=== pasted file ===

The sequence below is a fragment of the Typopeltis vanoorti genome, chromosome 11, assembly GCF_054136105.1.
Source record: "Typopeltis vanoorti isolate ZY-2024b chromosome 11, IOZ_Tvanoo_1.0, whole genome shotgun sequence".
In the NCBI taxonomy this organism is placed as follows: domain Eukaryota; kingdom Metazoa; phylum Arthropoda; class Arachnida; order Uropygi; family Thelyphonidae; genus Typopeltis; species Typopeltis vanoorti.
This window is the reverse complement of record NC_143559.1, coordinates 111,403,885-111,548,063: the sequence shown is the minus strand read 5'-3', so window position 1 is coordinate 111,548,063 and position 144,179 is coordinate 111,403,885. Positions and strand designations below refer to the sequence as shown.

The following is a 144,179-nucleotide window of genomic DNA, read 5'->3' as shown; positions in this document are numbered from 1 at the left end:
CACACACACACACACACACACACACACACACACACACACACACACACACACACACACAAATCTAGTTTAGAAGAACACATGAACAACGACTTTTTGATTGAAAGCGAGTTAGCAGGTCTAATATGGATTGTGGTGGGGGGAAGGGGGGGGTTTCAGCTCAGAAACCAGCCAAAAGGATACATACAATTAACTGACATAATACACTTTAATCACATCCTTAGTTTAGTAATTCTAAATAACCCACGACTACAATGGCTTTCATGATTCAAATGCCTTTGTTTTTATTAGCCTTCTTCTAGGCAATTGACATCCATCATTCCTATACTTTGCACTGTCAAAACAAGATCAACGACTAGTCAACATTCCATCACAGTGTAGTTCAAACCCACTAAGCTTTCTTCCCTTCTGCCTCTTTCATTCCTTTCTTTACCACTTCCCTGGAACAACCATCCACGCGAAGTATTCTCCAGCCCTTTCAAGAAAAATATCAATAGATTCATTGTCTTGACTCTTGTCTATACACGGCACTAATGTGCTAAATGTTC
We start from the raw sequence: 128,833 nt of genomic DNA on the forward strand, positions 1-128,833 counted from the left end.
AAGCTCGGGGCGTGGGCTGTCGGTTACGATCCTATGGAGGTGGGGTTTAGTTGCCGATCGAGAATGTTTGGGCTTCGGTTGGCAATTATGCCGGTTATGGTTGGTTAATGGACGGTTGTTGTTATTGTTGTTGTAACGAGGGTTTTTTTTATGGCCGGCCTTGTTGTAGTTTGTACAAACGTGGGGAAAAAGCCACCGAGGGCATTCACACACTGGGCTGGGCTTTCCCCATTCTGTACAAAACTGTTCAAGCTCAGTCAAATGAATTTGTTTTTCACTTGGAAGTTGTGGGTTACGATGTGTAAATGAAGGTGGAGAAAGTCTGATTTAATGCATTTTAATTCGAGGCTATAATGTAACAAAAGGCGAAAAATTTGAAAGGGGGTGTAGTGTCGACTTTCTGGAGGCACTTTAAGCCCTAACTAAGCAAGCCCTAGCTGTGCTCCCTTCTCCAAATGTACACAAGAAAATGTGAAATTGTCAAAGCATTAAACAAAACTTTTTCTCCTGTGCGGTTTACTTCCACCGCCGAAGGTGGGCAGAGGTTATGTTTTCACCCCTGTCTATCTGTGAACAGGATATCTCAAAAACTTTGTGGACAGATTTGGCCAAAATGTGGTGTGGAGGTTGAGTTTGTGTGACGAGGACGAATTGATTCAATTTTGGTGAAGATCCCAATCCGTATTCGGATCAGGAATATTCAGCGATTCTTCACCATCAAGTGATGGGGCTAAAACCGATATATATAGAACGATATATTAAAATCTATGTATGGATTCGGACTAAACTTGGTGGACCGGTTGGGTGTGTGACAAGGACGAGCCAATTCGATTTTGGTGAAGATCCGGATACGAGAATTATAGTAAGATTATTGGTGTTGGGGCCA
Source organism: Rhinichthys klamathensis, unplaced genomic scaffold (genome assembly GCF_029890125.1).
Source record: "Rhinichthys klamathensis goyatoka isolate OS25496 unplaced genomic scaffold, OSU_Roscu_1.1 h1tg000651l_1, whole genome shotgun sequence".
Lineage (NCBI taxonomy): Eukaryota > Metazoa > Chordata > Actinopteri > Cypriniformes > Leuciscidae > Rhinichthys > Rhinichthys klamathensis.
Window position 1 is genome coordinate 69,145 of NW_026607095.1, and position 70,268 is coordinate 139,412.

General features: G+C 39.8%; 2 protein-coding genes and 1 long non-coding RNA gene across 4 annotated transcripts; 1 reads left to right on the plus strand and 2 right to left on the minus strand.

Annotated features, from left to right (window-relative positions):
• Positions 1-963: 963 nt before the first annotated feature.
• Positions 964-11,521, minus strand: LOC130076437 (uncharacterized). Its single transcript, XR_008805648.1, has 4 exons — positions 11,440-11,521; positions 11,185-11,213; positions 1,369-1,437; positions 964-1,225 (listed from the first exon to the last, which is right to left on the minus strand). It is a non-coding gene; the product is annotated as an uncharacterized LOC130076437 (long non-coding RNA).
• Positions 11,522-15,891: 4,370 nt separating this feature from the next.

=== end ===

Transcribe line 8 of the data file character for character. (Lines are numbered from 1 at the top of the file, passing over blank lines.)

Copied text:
AAGCTCGGGGCGTGGGCTGTCGGTTACGATCCTATGGAGGTGGGGTTTAGTTGCCGATCGAGAATGTTTGGGCTTCGGTTGGCAATTATGCCGGTTATGGTTGGTTAATGGACGGTTGTTGTTATTGTTGTTGTAACGAGGGTTTTTTTTATGGCCGGCCTTGTTGTAGTTTGTACAAACGTGGGGAAAAAGCCACCGAGGGCATTCACACACTGGGCTGGGCTTTCCCCATTCTGTACAAAACTGTTCAAGCTCAGTCAAATGAATTTGTTTTTCACTTGGAAGTTGTGGGTTACGATGTGTAAATGAAGGTGGAGAAAGTCTGATTTAATGCATTTTAATTCGAGGCTATAATGTAACAAAAGGCGAAAAATTTGAAAGGGGGTGTAGTGTCGACTTTCTGGAGGCACTTTAAGCCCTAACTAAGCAAGCCCTAGCTGTGCTCCCTTCTCCAAATGTACACAAGAAAATGTGAAATTGTCAAAGCATTAAACAAAACTTTTTCTCCTGTGCGGTTTACTTCCACCGCCGAAGGTGGGCAGAGGTTATGTTTTCACCCCTGTCTATCTGTGAACAGGATATCTCAAAAACTTTGTGGACAGATTTGGCCAAAATGTGGTGTGGAGGTTGAGTTTGTGTGACGAGGACGAATTGATTCAATTTTGGTGAAGATCCCAATCCGTATTCGGATCAGGAATATTCAGCGATTCTTCACCATCAAGTGATGGGGCTAAAACCGATATATATAGAACGATATATTAAAATCTATGTATGGATTCGGACTAAACTTGGTGGACCGGTTGGGTGTGTGACAAGGACGAGCCAATTCGATTTTGGTGAAGATCCGGATACGAGAATTATAGTAAGATTATTGGTGTTGGGGCCA